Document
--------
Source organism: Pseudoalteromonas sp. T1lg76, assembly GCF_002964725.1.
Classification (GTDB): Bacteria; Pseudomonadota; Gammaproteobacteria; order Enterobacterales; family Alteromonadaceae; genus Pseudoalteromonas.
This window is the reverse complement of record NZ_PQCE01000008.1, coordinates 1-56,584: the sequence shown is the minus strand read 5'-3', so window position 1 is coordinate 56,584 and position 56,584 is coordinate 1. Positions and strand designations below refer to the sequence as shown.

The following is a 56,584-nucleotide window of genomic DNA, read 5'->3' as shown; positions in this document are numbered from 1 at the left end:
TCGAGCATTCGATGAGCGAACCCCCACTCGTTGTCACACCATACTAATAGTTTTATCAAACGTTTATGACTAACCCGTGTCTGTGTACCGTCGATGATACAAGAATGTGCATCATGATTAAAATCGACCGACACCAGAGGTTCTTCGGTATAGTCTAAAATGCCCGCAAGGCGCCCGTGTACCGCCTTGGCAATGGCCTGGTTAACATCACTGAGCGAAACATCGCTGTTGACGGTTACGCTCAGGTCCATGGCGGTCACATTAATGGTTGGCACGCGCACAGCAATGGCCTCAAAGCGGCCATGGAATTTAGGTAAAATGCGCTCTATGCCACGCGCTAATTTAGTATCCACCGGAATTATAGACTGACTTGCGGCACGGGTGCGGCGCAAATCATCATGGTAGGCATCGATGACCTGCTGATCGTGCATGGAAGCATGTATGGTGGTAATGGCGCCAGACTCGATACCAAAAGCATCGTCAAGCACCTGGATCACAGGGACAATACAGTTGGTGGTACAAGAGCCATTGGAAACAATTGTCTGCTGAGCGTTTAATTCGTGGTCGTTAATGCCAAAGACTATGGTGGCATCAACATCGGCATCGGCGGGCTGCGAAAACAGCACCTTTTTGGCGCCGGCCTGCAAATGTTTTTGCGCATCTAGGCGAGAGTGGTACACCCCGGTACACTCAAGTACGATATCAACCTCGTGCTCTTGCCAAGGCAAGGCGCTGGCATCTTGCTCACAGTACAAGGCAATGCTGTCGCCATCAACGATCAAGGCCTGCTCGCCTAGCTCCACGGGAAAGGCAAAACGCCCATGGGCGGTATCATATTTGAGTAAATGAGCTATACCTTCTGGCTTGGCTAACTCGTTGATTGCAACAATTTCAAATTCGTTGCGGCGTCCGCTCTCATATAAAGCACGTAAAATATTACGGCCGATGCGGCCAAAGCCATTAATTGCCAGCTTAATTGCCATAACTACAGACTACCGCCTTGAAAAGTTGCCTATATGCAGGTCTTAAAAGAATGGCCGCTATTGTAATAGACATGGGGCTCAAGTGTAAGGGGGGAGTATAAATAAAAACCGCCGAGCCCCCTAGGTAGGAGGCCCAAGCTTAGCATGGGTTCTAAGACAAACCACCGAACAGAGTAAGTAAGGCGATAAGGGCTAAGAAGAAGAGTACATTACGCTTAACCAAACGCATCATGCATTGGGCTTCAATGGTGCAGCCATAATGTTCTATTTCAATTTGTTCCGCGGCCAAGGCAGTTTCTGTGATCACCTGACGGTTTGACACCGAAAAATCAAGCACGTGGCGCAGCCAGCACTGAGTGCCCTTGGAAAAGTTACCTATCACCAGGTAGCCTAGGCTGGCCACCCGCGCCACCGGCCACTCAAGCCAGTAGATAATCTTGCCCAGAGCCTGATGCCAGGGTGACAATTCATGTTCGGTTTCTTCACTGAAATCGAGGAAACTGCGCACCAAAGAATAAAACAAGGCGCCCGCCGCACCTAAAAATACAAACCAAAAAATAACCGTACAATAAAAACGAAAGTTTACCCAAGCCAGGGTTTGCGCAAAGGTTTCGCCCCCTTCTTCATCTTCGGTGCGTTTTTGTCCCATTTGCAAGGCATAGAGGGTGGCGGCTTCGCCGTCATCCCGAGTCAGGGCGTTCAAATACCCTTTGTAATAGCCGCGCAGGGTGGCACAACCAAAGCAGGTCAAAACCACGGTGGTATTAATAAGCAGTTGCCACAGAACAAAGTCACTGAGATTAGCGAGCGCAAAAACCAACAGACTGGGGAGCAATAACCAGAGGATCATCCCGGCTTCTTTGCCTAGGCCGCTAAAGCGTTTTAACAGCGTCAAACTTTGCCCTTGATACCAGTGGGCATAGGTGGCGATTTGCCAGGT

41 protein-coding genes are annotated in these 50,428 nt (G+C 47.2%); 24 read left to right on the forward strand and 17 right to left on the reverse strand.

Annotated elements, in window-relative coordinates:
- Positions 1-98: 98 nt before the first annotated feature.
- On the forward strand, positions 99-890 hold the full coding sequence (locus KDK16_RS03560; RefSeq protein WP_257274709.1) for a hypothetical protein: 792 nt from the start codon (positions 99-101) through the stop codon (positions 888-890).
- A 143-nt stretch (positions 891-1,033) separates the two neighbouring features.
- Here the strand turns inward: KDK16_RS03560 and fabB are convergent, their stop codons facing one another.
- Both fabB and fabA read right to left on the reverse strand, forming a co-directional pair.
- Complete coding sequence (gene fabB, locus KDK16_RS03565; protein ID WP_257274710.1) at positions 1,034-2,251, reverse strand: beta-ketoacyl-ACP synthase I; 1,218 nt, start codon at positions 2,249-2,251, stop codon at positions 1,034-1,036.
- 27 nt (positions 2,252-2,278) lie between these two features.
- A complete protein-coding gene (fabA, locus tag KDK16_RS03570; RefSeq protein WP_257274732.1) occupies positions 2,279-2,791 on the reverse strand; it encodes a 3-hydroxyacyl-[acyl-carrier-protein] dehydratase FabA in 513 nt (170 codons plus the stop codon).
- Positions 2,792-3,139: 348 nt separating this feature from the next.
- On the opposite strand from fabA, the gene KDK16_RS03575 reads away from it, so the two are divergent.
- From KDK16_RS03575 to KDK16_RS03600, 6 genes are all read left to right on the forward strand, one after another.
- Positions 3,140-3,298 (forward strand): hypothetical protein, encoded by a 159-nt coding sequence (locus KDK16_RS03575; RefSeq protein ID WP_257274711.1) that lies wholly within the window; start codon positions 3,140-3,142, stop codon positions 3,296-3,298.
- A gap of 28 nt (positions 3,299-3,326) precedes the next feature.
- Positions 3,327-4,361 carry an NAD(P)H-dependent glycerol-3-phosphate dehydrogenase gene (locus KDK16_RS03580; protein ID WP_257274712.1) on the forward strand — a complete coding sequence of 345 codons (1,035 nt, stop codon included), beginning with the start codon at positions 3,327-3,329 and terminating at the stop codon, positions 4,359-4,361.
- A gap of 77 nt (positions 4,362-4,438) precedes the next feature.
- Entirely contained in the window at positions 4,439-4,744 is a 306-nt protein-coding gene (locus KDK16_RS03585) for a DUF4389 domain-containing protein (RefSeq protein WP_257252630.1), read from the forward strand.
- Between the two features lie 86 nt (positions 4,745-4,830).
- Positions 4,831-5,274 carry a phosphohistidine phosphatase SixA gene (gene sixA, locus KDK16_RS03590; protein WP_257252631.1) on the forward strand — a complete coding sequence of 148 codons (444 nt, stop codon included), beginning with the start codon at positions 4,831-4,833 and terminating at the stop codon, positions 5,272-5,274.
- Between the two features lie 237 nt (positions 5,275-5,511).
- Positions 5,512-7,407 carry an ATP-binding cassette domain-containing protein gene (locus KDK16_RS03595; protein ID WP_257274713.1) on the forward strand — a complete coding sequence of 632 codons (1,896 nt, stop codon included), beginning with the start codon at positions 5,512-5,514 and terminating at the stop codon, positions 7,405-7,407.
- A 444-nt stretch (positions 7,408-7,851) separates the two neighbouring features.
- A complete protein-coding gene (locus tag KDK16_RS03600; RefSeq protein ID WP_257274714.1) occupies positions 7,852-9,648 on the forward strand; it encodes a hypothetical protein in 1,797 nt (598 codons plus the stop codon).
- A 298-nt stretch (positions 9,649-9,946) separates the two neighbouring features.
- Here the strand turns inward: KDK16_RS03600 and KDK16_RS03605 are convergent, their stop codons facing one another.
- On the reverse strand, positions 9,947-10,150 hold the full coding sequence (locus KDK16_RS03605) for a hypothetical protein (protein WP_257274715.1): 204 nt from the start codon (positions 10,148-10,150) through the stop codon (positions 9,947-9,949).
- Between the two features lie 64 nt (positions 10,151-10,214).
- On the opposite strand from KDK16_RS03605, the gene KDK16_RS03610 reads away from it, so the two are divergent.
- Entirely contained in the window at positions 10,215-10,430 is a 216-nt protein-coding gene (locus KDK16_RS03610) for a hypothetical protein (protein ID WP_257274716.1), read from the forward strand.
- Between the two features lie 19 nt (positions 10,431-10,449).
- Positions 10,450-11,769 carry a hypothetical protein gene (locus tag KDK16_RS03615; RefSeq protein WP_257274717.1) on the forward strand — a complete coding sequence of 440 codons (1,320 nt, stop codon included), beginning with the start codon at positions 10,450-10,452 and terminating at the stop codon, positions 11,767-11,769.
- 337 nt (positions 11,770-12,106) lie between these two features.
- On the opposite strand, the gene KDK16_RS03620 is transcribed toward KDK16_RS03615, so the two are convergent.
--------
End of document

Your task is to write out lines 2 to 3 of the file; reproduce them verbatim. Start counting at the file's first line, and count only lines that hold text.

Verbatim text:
Classification (GTDB): Bacteria; Pseudomonadota; Gammaproteobacteria; order Enterobacterales; family Alteromonadaceae; genus Pseudoalteromonas.
This window is the reverse complement of record NZ_PQCE01000008.1, coordinates 1-56,584: the sequence shown is the minus strand read 5'-3', so window position 1 is coordinate 56,584 and position 56,584 is coordinate 1. Positions and strand designations below refer to the sequence as shown.